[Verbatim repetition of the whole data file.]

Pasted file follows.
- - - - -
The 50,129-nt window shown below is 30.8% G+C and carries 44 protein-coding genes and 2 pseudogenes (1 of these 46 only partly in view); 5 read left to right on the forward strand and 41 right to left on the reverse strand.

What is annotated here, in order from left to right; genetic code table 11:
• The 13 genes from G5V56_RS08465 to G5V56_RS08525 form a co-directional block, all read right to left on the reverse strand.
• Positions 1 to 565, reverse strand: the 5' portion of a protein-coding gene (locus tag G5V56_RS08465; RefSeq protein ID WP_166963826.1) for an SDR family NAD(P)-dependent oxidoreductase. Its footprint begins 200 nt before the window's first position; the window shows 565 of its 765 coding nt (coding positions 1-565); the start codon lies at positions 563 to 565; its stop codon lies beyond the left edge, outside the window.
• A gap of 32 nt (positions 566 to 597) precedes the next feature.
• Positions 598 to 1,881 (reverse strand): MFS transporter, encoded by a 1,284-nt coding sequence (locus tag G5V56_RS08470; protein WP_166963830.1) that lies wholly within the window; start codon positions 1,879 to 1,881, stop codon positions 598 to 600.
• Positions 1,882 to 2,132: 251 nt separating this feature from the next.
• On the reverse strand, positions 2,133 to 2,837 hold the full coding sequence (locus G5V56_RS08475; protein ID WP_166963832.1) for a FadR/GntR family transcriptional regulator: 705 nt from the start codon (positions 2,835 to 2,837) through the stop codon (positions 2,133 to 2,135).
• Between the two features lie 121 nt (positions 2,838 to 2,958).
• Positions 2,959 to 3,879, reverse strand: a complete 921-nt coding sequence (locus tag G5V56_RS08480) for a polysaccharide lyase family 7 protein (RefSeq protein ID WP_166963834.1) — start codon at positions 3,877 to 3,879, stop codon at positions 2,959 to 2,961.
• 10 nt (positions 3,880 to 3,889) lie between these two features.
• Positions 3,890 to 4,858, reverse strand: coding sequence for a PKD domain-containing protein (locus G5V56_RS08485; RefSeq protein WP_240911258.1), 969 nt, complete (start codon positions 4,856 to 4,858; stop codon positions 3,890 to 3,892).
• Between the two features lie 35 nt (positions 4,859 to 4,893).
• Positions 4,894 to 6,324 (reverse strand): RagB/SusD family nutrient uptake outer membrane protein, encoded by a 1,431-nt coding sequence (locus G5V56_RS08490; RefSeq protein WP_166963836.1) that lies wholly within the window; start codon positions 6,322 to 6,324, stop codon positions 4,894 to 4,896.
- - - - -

The 50,129-nt window shown below is 30.8% G+C and carries 44 protein-coding genes and 2 pseudogenes (1 of these 46 only partly in view); 5 read left to right on the forward strand and 41 right to left on the reverse strand.

What is annotated here, in order from left to right; genetic code table 11:
• The 13 genes from G5V56_RS08465 to G5V56_RS08525 form a co-directional block, all read right to left on the reverse strand.
• Positions 1 to 565, reverse strand: the 5' portion of a protein-coding gene (locus tag G5V56_RS08465; RefSeq protein ID WP_166963826.1) for an SDR family NAD(P)-dependent oxidoreductase. Its footprint begins 200 nt before the window's first position; the window shows 565 of its 765 coding nt (coding positions 1-565); the start codon lies at positions 563 to 565; its stop codon lies beyond the left edge, outside the window.
• A gap of 32 nt (positions 566 to 597) precedes the next feature.
• Positions 598 to 1,881 (reverse strand): MFS transporter, encoded by a 1,284-nt coding sequence (locus tag G5V56_RS08470; protein WP_166963830.1) that lies wholly within the window; start codon positions 1,879 to 1,881, stop codon positions 598 to 600.
• Positions 1,882 to 2,132: 251 nt separating this feature from the next.
• On the reverse strand, positions 2,133 to 2,837 hold the full coding sequence (locus G5V56_RS08475; protein ID WP_166963832.1) for a FadR/GntR family transcriptional regulator: 705 nt from the start codon (positions 2,835 to 2,837) through the stop codon (positions 2,133 to 2,135).
• Between the two features lie 121 nt (positions 2,838 to 2,958).
• Positions 2,959 to 3,879, reverse strand: a complete 921-nt coding sequence (locus tag G5V56_RS08480) for a polysaccharide lyase family 7 protein (RefSeq protein ID WP_166963834.1) — start codon at positions 3,877 to 3,879, stop codon at positions 2,959 to 2,961.
• 10 nt (positions 3,880 to 3,889) lie between these two features.
• Positions 3,890 to 4,858, reverse strand: coding sequence for a PKD domain-containing protein (locus G5V56_RS08485; RefSeq protein WP_240911258.1), 969 nt, complete (start codon positions 4,856 to 4,858; stop codon positions 3,890 to 3,892).
• Between the two features lie 35 nt (positions 4,859 to 4,893).
• Positions 4,894 to 6,324 (reverse strand): RagB/SusD family nutrient uptake outer membrane protein, encoded by a 1,431-nt coding sequence (locus G5V56_RS08490; RefSeq protein WP_166963836.1) that lies wholly within the window; start codon positions 6,322 to 6,324, stop codon positions 4,894 to 4,896.